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I am Joseph; doth my father yet live ? And his brethren could not answer him ; for they were troubled at his presence.—4 And Joseph said unto his brethren, Come near to me,


pray you : and they came near. And he said, I am Joseph your brother, whom ye sold into Egypt. 5 Now therefore be not grieved, nor angry with yourselves, that you sold me hither : for God did send me before

you to preserve life. 6 For these two years hath the famine been in the land ; and

there are five


in the which there shall be neither earing nor harvest. 7 And God sent me before you, to preserve you a posterity in the earth, and to save your lives by a great deliverance. 8 So now it was not you that sent me hither, but God : and he hath made me a father to Pharaoh, and lord of all his house, and a ruler throughout all the land of Egypt. 9 Haste ye, and go up to my father, and say unto him, Thus saith thy son Joseph, God hath made me lord of all Egypt; come down unto me, tarry not : 10 And thou shalt dwell in the land of Goshen, and thou shalt be near unto me, thou, and thy children, and thy children's children, and thy flocks, and thy herds, and all that thou hast : 11 And there will I nourish thee, (for yet there are five years of famine,) lest thou, and thy household, and all that thou hast come to poverty.

12 And behold, your eyes see, and the eyes of my brother Benjamin, that it is my mouth that speaketh unto you. ,13 And ye shall tell my father of all my glory in Egypt, and of all that ye have seen; and ye shall haste, and bring down my father hither. 14 And he fell upon his brother Benjamin's neck, and wept; and Benjamin wept upon his neck. 15 Moreover, he kissed all his brethren, and wept upon them : and after that his brethren talked with him.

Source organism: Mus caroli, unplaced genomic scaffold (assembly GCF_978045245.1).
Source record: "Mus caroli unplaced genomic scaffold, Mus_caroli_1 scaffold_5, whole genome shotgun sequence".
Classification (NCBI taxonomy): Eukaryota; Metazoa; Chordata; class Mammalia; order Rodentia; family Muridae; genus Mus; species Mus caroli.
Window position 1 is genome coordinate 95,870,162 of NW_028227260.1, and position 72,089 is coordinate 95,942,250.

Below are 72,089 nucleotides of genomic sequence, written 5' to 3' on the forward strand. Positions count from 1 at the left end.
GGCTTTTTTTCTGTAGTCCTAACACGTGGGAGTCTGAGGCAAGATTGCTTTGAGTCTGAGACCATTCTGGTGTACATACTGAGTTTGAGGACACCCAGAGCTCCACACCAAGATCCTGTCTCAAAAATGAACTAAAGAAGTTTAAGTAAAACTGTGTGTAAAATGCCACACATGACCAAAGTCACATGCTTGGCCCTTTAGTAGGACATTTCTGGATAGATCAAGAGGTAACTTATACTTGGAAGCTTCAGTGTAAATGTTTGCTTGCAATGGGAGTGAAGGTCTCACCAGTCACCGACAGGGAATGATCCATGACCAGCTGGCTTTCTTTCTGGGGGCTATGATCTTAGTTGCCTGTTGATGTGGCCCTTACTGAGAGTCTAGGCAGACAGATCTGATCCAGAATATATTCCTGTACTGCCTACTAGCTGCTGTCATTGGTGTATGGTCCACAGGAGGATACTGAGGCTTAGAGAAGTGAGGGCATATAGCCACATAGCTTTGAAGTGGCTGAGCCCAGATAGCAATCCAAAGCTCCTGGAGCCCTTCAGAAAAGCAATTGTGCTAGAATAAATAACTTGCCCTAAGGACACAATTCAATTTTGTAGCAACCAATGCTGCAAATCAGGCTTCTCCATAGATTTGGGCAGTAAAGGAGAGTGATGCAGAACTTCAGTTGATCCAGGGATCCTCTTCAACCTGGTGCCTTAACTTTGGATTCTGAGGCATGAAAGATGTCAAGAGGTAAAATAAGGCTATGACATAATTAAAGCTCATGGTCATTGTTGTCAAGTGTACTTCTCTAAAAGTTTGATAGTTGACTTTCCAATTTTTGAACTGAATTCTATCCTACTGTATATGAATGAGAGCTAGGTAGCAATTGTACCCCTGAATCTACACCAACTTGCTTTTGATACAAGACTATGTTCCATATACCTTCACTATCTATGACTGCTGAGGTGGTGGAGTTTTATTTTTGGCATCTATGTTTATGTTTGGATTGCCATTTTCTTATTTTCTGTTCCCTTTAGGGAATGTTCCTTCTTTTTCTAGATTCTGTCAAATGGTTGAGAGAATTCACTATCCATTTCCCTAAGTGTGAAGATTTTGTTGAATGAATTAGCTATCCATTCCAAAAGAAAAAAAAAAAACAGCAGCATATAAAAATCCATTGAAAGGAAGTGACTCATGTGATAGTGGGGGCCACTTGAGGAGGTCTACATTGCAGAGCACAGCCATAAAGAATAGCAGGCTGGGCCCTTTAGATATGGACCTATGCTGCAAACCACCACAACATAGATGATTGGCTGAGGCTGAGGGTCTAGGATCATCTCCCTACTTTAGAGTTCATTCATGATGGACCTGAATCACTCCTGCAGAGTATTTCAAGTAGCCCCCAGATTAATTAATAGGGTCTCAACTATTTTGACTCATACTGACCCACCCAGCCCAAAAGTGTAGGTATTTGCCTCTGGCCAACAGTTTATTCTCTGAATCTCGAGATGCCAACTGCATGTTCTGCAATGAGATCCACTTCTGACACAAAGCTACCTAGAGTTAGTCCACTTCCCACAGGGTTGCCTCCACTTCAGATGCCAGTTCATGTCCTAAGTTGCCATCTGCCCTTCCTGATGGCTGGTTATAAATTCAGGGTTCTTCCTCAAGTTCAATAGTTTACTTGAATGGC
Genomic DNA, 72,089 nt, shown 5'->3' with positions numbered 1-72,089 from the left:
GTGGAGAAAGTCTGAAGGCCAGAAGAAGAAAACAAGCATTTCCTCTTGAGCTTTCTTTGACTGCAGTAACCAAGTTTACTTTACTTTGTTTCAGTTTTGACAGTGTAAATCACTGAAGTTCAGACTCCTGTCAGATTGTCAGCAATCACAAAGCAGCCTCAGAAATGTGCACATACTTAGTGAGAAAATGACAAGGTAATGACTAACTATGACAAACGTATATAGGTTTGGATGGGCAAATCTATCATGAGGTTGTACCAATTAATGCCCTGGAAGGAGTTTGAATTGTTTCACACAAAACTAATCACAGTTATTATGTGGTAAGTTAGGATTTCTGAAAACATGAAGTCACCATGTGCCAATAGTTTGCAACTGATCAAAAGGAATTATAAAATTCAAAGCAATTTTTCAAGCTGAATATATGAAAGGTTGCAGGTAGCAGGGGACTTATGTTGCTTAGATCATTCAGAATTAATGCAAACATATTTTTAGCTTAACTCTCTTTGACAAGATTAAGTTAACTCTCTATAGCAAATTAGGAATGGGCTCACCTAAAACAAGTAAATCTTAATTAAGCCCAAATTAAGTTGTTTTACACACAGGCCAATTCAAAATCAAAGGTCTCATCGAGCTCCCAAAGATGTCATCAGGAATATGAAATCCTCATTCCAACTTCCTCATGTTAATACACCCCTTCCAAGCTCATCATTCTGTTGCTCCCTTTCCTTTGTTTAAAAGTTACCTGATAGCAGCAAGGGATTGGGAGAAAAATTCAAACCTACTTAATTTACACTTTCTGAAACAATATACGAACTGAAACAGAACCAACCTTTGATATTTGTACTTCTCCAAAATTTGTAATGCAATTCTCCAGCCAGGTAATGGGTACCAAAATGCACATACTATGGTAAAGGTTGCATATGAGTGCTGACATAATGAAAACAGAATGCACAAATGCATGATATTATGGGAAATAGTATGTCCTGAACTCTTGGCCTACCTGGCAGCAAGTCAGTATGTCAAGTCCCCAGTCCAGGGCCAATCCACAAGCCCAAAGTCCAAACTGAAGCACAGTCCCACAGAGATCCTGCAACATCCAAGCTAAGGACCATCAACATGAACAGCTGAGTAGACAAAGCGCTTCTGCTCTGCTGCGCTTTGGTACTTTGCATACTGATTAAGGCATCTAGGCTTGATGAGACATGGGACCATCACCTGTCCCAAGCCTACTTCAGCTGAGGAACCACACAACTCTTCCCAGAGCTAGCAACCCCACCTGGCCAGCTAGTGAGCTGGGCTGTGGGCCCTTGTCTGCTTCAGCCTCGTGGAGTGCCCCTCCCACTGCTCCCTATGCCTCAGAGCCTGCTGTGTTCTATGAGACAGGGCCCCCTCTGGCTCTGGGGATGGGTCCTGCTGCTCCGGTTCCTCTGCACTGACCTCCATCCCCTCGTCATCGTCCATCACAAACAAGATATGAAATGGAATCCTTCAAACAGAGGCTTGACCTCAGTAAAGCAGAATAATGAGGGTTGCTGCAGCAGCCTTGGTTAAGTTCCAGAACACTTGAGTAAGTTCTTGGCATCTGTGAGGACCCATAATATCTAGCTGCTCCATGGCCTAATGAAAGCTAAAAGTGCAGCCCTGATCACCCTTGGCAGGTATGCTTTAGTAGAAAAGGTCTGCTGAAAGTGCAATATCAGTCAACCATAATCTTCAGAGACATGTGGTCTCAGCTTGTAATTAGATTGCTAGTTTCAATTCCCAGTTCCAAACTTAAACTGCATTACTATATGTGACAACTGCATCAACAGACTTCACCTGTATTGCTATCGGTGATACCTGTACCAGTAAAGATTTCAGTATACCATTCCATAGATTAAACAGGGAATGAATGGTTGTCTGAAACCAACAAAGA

25 And they went up out of Egypt, and came into the land of Canaan unto Jacob their father, 26 And told him saying, Joseph is yet Alive, and he is governor over all the land of Egypt. And Jacob's heart fainted, for he believed them not. 27 And they told him all the words

of Joseph, which he had said unto them: and when he saw the waggons which Joseph had sent to carry him, the spirit of Jacob their father revived : 28 And Israel said, It is enough ; Joseph my son is yet alive : I will go and see him before I die.

3. The death of a friend.
1 I fain would sing :--but ah! I strive in vain.

Sighs from a breaking heart my voice confound,
With trembling step, to join yon weeping train,

I haste, where gleams funereal glare around, And, mix'd with shrieks of wo, the knells of death resound. 2 Adieu, ye lays, that Fancy's flowers adorn,

The soft amusement of the vacant mind !
He sleeps in dust, and all the Muses mourn,
He, whom each virtue fired, each grace refined,
Friend, teacher, pattern, darling of mankind !
He sleeps in dust. Ah, how shall I pursue
My theme ! To heart-consuming grief resign'd,

Here on his recent grave I fix my view,
And pour my bitter tears. Ye flowery lays, adieu !
3 Art thou, my GREGORY, forever fled !

And am I left to unavailing wo!
When fortune's storms assail this weary head,
Where cares long since have shed untimely snow,
Ah, now for comfort whither shall I go!
No more thy soothing voice my anguish cheers :

Thy placid eyes with smiles no longer glow, My hopes to cherish, and allay my fears. 'Tis meet that I should mourn: flow forth afresh my tears.



The Sabbath.
How still the morning of the hallowed day !
Mute is the voice of rural labor, hush'd

The ploughboy's whistle, and the milkmaid's song.

The scythe lies glittering in the dewy wreath 5 Of tedded grass, mingled with fading Aowers,

That yester morn bloom'd waving in the breeze:
The faintest sounds attract the ear,—the hum
Of early bee, the trickling of the dew,

The distant bleating, midway up the hill.
10 Calmness seems thron’d on yon unmoving cloud.

To him who wanders o'er the upland leas,
The blackbird's note comes mellower from the dale,
And sweeter from the sky the gladsome lark

Warbles his heav'n-tun'd song ; the lulling brook 15 Murmurs more gently down the deep-sunk glen ;